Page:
A 7-Step Guide to Japanese Verb Conjugation

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japanese verb conjugation
japanese verb conjugation

If you want to learn a foreign language, Japanese could be a great choice, as it’s a popular destination for foreign exchange students and immigrant workers. When you start learning Japanese, one of the first topics you’ll come across is Japanese verb conjugation. While it isn’t difficult, there are some rules and exceptions that you should keep in mind.

Here’s a seven-step guide to Japanese verb conjugation for absolute beginners.

Step-1: Japanese Verb Conjugation Introduction

Verb conjugation, or to conjugate a verb, means to put it into the present, past, or future tense based on the message that you want to communicate. Let’s understand in English first. If you take the verb “laugh,” its verb conjugations will be:

  • I laugh
  • I laughed
  • I will laugh

These are the present, past, and future conjugations of the verb “laugh.” However, Japanese verb conjugation is slightly different, as there are two types of verbs – RU verbs and U verbs. All verbs in Japanese end with either RU or U. The conjugation will change based on the type of verb.

Step-2: RU Verbs Present and Future Tenses

Let’s take the verb “to eat,” which is taberu in Japanese. As you can see, the verb ends with “ru,” making it an RU verb. Now, remove RU, and you’re left with tabe, which means eat.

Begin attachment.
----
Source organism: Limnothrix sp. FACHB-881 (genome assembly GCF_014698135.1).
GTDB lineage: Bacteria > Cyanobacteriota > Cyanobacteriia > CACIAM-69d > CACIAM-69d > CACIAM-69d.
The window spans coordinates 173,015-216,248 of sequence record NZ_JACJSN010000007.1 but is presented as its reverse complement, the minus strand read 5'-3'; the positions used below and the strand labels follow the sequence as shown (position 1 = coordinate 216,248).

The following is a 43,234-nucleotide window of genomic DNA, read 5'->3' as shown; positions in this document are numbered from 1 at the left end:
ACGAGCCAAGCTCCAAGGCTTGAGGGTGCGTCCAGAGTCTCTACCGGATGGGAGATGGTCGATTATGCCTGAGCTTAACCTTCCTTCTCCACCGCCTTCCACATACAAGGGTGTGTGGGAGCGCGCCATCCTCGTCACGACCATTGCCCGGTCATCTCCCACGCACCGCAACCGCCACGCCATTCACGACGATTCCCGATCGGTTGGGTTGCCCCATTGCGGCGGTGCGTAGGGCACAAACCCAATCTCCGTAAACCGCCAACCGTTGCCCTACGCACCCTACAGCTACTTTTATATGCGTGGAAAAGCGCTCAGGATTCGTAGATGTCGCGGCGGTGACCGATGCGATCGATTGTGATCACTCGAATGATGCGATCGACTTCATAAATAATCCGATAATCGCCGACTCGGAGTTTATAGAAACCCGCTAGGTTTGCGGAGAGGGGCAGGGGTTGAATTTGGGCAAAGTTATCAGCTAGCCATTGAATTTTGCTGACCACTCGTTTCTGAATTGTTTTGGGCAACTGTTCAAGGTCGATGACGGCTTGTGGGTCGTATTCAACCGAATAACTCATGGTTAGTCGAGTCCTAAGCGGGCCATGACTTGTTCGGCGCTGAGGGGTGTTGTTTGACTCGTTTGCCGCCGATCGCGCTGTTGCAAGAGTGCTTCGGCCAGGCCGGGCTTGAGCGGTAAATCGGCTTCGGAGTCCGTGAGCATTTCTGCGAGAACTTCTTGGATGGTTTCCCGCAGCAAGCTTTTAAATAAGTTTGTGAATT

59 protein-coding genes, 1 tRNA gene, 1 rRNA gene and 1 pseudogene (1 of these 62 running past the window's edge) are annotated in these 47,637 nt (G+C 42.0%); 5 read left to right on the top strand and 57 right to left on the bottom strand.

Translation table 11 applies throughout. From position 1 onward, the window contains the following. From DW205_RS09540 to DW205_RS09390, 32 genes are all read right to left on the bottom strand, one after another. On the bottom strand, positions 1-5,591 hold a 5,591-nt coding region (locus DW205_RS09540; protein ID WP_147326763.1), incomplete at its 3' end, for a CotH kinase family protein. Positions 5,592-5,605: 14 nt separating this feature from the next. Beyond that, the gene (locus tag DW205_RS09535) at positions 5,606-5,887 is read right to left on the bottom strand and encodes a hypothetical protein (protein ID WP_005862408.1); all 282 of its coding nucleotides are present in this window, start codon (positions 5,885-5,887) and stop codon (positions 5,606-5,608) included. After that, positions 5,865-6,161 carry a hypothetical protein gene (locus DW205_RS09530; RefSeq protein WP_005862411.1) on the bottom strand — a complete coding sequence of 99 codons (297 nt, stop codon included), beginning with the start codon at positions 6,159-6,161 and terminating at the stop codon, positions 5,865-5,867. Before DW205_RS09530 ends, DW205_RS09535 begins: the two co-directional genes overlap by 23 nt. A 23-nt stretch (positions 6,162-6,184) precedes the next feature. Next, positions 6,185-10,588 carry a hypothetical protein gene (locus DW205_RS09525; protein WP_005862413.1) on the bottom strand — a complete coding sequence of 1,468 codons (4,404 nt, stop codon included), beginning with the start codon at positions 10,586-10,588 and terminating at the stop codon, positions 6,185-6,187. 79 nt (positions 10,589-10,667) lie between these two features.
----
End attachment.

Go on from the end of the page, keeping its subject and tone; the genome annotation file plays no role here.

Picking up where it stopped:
In the present tense, you’ll be using –masu after the basic verb form. So, Tabemasu means “I eat,” a present tense sentence. In many cases, the same conjugation (–masu) is used for both past and present tenses.

Hence, Tabemasu also means “I will eat.” Similarly, Odorimasu means “I will dance.”

Step-3: RU Verbs Past Tense

In the case of the past tense of RU verbs, you have to replace –masu with –mashita. For example,

  • I ate: Tabemashita
  • I danced: Odorimashita

There are no exceptions to these rules, which will make your learning easier. So, remember these rules, and you’ll be good to get started with Japanese verb conjugation.

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Step-4: How to Conjugate U Verbs?

Now, let’s come to U verbs. U verbs are verbs in the Japanese language that end with the letter “U.” Some examples of Japanese U verbs are:

  • Read: Yomu
  • Listen: Kiku
  • Laugh: Warau

As you can see, U verbs are further divided into smaller families, such as ku, mu, au, and the like. Here’s where things can get a bit tricky, as remembering a verb ending with U isn’t enough. You’ll also need to remember the family it belongs to.

In the next section, you’ll learn about the importance of families in the Japanese language.

Step-5: Importance of Japanese Verb Families

The Japanese verb conjugation is all about identifying a verb and changing it. Therefore, identifying which family a U verb belongs to is essential if you want to change it.

The first step of verb conjugation is the same as it was with RU verbs. You remove the letter U from the verb. But instead of just getting rid of it, you’ll have to ensure that you know what family it belongs to.